“There’s been a lot of concern about how machine learning will actually work within the medical field,” said Allison Park, a graduate student in statistics and co-lead author of the paper. “This research is an example of how humans stay involved in the diagnostic process, aided by an artificial intelligence tool.”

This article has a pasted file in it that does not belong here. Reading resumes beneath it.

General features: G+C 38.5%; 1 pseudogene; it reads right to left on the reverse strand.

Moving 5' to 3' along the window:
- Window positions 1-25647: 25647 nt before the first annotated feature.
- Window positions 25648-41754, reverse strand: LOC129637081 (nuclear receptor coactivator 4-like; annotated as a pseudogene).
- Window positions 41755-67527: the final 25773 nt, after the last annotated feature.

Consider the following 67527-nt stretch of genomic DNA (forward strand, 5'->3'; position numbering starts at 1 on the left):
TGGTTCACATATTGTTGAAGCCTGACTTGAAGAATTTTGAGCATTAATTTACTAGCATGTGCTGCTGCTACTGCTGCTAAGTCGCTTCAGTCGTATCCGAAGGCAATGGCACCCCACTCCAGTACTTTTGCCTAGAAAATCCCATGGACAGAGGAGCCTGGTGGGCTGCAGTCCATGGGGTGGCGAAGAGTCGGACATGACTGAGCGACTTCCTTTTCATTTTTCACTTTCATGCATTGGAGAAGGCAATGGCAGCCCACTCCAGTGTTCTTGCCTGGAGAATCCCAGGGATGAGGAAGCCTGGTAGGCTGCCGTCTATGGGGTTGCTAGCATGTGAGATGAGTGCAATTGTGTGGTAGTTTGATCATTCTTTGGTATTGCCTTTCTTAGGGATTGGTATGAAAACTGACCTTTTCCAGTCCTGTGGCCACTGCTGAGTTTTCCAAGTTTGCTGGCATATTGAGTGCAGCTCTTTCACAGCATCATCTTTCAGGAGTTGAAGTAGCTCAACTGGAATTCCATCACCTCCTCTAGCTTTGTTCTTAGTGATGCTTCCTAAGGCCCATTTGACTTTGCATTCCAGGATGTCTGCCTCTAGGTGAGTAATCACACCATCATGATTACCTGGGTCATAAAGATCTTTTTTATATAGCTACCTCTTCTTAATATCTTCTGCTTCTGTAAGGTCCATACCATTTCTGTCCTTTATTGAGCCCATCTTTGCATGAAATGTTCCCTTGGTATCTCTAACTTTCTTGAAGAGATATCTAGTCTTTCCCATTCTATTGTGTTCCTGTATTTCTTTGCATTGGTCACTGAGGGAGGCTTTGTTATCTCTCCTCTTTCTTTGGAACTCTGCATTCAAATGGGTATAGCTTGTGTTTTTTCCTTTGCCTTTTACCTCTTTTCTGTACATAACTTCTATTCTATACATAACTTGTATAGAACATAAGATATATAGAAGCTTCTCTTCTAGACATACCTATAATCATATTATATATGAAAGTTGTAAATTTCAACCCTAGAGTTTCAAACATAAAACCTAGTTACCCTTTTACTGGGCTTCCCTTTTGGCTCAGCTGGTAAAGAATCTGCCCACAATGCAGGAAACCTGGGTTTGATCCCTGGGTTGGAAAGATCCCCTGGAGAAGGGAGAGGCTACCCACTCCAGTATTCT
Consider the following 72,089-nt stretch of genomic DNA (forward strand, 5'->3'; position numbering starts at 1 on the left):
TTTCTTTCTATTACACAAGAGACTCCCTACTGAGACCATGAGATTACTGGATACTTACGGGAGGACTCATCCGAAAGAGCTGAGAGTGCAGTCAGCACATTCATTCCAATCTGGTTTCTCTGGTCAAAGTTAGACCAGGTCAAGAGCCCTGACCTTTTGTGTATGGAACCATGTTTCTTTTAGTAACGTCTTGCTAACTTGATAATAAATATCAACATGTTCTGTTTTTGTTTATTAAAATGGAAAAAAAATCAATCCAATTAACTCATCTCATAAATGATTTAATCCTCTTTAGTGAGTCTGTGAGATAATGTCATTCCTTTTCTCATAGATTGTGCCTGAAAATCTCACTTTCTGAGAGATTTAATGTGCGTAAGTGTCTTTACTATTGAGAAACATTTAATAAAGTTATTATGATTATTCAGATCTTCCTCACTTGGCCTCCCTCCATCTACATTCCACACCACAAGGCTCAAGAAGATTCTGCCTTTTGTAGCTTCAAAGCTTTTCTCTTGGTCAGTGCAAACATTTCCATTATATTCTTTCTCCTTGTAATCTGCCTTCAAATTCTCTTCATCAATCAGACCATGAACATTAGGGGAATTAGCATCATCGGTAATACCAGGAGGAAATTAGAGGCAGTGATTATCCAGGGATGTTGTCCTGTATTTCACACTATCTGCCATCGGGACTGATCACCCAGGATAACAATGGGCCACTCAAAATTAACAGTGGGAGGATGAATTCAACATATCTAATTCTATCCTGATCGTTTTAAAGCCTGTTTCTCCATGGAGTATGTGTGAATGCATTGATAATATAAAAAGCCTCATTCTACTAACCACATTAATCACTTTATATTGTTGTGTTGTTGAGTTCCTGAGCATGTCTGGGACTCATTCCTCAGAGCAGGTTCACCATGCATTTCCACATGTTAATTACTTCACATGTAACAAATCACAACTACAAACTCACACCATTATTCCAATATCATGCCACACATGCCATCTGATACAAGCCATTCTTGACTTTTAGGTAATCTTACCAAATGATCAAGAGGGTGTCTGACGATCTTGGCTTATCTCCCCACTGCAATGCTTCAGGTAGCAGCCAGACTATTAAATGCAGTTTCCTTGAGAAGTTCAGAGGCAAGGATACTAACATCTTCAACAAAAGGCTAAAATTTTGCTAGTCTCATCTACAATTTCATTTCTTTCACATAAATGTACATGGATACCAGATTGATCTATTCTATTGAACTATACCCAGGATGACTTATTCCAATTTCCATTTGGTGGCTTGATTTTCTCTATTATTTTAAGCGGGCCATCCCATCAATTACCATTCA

This tool, which is built around an algorithm called HeadXNet, improved clinicians’ ability to correctly identify aneurysms at a level equivalent to finding six more aneurysms in 100 scans that contain aneurysms. It also improved consensus among the interpreting clinicians. While the success of HeadXNet in these experiments is promising, the team of researchers — who have expertise in machine learning, radiology and neurosurgery — cautions that further investigation is needed to evaluate the generalizability of the AI tool prior to clinical deployment, given differences in scanner hardware and imaging protocols across different hospital centers. The researchers plan to address such problems through multicenter collaboration.